Revolt in the Big House (1958, USA)
This little known film noir is a prison movie in the classic mould, and features one of the coldest, most heartless prison bad guys going around.
We’re introduced to crime boss Lou Gannon (Gene Evans) just after he has been sentenced to 20 years for an armed robbery, but what is more notable is the string of robberies and murders of which he has previously been acquitted.
He quickly appoints himself the prison’s top dog, Ed ‘Bugsy’ Kyle (a typically edgy Timothy Carey) willingly stepping aside for him. He also wastes no time in putting escape plans in place, the first of which are to have machine gun pieces smuggled into the prison. For all his power and influence, he manages to stay low-key, secure himself a nice quiet job and even be something of a paternal figure to his young cellmate, Rudy Hernandez (Robert Blake).
Gannon and Hernandez are both first-timers, but are miles apart in their outlook and aspirations. Hernandez is serving five years for being the driver in a robbery in which a person was killed, but he is desperate to put himself in line for parole after three. He works in the garage, is studying, and is remorseful. Gannon, however, has other plans for him. Without any qualms he sets the younger man up, arranging for suspicion to be cast upon him for the stabbing of a prisoner who got cold feet sought to bail out of moving gun parts around the prison. Hernandez comes out of a stint in solitary a changed man, realising that his chances of parole have evaporated, and wanting to be part of the jail break.
One of the guards stumbles across one of the gun parts being smuggled into the prison in a large cake of soap, and of course a massive search of the prison is then undertaken. When the guards get a bit close to the location of the three guns that have been assembled, Gannon cleverly arouses their suspicion about another area, where they duly find some ancient weapons stashed away – and walk away happy.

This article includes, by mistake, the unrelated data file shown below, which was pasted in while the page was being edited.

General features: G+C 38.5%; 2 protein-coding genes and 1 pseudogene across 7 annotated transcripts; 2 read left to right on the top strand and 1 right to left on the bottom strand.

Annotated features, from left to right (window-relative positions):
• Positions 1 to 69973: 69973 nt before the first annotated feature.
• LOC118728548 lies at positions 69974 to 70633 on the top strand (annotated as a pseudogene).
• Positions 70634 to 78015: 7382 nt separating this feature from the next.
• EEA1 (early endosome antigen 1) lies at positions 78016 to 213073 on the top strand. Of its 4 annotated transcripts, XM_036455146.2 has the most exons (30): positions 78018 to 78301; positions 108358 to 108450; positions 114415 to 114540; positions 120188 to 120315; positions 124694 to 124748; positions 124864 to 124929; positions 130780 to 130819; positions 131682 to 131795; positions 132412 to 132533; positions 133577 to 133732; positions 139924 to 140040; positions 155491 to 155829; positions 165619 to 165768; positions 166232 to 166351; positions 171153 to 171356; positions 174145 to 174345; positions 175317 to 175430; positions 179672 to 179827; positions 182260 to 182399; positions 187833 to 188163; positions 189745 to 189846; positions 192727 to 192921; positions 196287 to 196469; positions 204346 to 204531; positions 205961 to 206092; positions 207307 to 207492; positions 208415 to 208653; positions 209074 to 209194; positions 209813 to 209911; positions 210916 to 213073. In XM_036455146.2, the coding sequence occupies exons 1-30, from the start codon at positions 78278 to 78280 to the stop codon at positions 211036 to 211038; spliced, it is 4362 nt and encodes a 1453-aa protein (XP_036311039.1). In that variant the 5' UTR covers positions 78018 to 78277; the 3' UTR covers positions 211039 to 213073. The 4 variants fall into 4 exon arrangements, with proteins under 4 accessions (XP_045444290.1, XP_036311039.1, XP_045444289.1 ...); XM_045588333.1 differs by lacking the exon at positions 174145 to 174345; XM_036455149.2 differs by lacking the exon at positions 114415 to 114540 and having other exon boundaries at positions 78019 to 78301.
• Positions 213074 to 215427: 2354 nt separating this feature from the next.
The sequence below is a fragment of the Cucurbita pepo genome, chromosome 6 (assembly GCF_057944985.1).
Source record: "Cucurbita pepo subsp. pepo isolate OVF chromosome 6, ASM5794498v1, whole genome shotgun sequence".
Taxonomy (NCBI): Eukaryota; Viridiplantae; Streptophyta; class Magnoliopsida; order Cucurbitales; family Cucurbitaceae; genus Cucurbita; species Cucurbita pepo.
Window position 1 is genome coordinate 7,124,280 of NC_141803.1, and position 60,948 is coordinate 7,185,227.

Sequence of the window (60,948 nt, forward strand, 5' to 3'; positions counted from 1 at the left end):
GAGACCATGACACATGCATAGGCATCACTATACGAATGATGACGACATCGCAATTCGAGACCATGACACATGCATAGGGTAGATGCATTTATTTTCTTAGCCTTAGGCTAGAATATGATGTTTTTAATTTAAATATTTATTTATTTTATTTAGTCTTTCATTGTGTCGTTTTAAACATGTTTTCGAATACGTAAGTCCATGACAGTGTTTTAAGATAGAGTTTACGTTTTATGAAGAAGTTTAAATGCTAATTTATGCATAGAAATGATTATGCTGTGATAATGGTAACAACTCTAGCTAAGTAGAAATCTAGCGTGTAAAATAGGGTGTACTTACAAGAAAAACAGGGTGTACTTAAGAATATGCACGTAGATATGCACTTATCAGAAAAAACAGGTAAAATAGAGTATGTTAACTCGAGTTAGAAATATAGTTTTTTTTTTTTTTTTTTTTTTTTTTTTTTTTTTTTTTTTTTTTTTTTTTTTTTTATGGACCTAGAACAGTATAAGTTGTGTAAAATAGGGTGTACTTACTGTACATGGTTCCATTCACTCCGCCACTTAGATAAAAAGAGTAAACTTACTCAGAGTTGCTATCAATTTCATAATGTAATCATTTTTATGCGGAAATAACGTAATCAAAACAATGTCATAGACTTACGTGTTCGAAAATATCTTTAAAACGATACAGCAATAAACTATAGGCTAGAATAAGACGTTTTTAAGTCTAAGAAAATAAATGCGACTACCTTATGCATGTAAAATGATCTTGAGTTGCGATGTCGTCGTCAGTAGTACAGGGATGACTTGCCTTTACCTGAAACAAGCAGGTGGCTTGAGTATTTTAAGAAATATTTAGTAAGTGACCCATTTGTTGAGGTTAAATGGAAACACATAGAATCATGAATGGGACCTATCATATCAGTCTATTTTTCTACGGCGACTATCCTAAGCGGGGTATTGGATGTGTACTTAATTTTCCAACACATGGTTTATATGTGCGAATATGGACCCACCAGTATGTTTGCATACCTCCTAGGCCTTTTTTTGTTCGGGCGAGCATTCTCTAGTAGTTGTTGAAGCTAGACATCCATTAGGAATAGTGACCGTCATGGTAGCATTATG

Gannon fast-tracks the escape. He, Bugsy and others manage to overpower guards before let-out and then release prisoners from their cells. The prisoners need little encouragement to riot, although it’s a very tame riot as far as riots go. Gannon tells the warden that if his guards shoot, the growing number of guard hostages that the prisoners have taken will also die. Bugsy detonates some dynamite at the main gate, as per Gannon’s plan, and it is only then that Hernandez stumbles upon Gannon in the process of escaping from the prison nursery – well away from where all the other action is taking place. Hernandez quickly realises that Gannon’s elaborate hostage-riot-dynamite plot has simply been a diversion designed to provide cover for his own escape – and that to facilitate it Gannon was prepared to sacrifice all his associates, condemning them to be mown down by the line of machine-gun-wielding guards waiting outside the main gate. Gannon kills Hernandez before he can warn the others.
This is a very respectable – and enjoyable – prison movie. Filmed largely in Folsom Prison, it has a smart blend of humdrum prison routine, suspenseful prison action, subtle characterisation, and sheer bastardry. Gannon’s psychopathy is not overplayed, and indeed he lacks the charm of many psychopaths, but his skilful manipulation of his many fellow prisoners, and his complete disregard for any of them, puts him in the elite class of prison bad guys. It’s good stuff.
Big thanks to Melian for the revolting source.
Posted on January 1st, 2014 at 9:54 am. Updated on January 1st, 2014 at 9:55 am.
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